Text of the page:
Snowball Earth

The Snowball Earth hypothesis proposes that during one or more of Earth's icehouse climates, Earth's surface became entirely or nearly entirely frozen at least once, sometime earlier than 650 Mya (million years ago). Proponents of the hypothesis argue that it best explains sedimentary deposits generally regarded as of glacial origin at tropical palaeolatitudes and other enigmatic features in the geological record. Opponents of the hypothesis contest the implications of the geological evidence for global glaciation and the geophysical feasibility of an ice- or slush-covered ocean and emphasize the difficulty of escaping an all-frozen condition. A number of unanswered questions remain, including whether the Earth was a full snowball, or a "slushball" with a thin equatorial band of open (or seasonally open) water.

The snowball-Earth episodes are proposed to have occurred before the sudden radiation of multicellular bioforms, known as the Cambrian explosion. The most recent snowball episode may have triggered the evolution of multicellularity. Another, much earlier and longer snowball episode, the Huronian glaciation, which would have occurred 2400 to 2100 Mya, may have been triggered by the first appearance of oxygen in the atmosphere, the "Great Oxygenation Event".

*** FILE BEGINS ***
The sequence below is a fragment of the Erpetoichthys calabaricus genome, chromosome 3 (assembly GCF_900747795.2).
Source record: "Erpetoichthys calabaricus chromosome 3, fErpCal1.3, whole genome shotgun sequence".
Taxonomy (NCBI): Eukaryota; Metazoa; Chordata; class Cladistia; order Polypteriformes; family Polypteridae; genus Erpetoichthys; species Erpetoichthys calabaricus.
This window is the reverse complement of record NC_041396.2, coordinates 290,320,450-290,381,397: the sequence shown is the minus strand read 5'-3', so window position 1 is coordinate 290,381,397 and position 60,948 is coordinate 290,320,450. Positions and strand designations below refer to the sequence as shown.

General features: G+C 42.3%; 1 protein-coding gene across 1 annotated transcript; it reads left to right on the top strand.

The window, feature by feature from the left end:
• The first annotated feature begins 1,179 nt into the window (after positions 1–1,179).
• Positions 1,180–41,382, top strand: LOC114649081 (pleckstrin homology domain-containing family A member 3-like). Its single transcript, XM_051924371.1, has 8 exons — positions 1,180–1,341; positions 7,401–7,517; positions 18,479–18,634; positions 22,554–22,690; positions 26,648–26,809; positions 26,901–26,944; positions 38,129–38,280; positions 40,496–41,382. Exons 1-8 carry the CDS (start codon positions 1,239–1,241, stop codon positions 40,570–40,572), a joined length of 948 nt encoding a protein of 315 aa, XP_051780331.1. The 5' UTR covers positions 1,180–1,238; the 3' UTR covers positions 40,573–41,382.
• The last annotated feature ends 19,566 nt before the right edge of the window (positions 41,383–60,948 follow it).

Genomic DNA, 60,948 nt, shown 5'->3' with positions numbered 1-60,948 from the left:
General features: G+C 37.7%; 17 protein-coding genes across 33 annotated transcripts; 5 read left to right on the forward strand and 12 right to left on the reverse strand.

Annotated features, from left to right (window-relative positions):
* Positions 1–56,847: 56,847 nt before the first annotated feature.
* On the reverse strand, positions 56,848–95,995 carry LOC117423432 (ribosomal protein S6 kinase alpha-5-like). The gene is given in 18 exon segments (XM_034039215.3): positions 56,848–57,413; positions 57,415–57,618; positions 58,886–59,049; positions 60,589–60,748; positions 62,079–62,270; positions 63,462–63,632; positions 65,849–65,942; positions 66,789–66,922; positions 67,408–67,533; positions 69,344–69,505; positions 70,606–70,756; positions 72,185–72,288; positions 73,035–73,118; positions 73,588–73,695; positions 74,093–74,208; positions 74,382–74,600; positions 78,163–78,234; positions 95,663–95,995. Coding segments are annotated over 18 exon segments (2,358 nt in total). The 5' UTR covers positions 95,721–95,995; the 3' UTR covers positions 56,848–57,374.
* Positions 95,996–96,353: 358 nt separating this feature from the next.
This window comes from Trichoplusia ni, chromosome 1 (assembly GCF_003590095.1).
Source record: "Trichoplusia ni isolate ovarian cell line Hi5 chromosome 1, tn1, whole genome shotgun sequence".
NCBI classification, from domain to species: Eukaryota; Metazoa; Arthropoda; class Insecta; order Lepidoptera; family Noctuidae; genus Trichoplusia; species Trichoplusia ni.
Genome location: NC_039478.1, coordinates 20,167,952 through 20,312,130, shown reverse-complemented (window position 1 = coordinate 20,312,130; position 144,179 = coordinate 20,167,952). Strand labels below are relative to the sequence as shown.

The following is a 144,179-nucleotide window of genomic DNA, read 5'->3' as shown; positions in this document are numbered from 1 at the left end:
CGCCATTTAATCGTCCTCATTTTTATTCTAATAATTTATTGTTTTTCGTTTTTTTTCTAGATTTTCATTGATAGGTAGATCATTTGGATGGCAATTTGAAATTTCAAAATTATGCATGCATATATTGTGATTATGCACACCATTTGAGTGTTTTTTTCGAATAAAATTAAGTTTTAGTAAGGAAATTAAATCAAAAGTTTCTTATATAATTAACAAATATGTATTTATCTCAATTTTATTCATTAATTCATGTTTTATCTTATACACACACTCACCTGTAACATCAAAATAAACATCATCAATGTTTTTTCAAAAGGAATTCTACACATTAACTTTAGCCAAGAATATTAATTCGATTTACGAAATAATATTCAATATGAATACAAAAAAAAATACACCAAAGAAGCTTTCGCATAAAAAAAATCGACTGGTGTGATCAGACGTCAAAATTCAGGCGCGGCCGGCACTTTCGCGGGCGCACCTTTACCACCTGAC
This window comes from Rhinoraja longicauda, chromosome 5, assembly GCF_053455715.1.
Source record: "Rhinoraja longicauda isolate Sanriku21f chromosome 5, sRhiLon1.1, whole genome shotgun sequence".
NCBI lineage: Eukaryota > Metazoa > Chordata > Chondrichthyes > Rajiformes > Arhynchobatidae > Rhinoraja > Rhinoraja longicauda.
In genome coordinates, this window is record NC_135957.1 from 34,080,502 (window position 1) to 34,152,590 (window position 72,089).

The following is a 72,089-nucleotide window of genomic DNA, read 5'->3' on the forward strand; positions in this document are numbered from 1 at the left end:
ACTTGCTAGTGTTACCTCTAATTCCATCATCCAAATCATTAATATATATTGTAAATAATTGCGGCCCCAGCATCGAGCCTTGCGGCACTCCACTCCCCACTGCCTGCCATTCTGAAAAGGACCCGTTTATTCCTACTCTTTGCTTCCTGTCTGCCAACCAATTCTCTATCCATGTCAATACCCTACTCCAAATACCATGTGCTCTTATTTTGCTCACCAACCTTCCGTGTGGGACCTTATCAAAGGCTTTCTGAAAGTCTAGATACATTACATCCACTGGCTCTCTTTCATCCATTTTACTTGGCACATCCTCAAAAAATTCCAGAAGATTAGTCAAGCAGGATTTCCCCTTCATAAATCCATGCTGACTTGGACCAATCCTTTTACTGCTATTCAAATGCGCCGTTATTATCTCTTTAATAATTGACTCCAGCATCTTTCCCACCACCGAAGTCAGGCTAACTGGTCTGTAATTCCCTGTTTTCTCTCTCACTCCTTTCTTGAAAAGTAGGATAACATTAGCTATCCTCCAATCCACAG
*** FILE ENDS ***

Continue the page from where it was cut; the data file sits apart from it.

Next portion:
TEX86

TEX86 is an organic paleothermometer based upon the membrane lipids of mesophilic marine Thaumarchaeota (formerly Marine Group 1 Crenarchaeota).

Timeline of glaciation

There have been five or six major ice ages in the history of Earth over the past 3 billion years.